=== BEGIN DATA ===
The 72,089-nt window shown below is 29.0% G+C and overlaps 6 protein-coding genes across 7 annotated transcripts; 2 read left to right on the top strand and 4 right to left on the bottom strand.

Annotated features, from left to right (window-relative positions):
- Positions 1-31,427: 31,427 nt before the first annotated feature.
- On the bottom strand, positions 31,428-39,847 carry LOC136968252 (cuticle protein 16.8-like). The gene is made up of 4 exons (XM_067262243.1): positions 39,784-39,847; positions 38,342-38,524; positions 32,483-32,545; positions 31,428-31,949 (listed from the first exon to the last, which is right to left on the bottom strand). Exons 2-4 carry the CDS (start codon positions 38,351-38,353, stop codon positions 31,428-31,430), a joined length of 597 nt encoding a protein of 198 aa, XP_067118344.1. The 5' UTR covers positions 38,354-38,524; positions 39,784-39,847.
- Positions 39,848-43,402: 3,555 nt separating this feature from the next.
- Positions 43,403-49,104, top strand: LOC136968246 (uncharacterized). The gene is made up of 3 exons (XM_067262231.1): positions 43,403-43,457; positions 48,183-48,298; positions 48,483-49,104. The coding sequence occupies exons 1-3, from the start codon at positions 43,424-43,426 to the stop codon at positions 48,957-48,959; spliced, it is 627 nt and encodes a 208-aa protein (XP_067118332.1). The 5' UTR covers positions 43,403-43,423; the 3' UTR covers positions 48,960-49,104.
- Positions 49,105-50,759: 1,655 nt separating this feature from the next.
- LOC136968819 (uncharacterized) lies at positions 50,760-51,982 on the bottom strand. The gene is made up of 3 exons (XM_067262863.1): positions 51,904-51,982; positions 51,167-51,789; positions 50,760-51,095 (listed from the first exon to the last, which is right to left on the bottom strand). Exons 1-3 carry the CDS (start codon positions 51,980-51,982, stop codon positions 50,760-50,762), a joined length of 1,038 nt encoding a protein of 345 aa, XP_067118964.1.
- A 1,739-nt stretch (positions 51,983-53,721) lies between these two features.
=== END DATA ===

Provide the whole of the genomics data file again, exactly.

The 72,089-nt window shown below is 29.0% G+C and overlaps 6 protein-coding genes across 7 annotated transcripts; 2 read left to right on the top strand and 4 right to left on the bottom strand.

Annotated features, from left to right (window-relative positions):
- Positions 1-31,427: 31,427 nt before the first annotated feature.
- On the bottom strand, positions 31,428-39,847 carry LOC136968252 (cuticle protein 16.8-like). The gene is made up of 4 exons (XM_067262243.1): positions 39,784-39,847; positions 38,342-38,524; positions 32,483-32,545; positions 31,428-31,949 (listed from the first exon to the last, which is right to left on the bottom strand). Exons 2-4 carry the CDS (start codon positions 38,351-38,353, stop codon positions 31,428-31,430), a joined length of 597 nt encoding a protein of 198 aa, XP_067118344.1. The 5' UTR covers positions 38,354-38,524; positions 39,784-39,847.
- Positions 39,848-43,402: 3,555 nt separating this feature from the next.
- Positions 43,403-49,104, top strand: LOC136968246 (uncharacterized). The gene is made up of 3 exons (XM_067262231.1): positions 43,403-43,457; positions 48,183-48,298; positions 48,483-49,104. The coding sequence occupies exons 1-3, from the start codon at positions 43,424-43,426 to the stop codon at positions 48,957-48,959; spliced, it is 627 nt and encodes a 208-aa protein (XP_067118332.1). The 5' UTR covers positions 43,403-43,423; the 3' UTR covers positions 48,960-49,104.
- Positions 49,105-50,759: 1,655 nt separating this feature from the next.
- LOC136968819 (uncharacterized) lies at positions 50,760-51,982 on the bottom strand. The gene is made up of 3 exons (XM_067262863.1): positions 51,904-51,982; positions 51,167-51,789; positions 50,760-51,095 (listed from the first exon to the last, which is right to left on the bottom strand). Exons 1-3 carry the CDS (start codon positions 51,980-51,982, stop codon positions 50,760-50,762), a joined length of 1,038 nt encoding a protein of 345 aa, XP_067118964.1.
- A 1,739-nt stretch (positions 51,983-53,721) lies between these two features.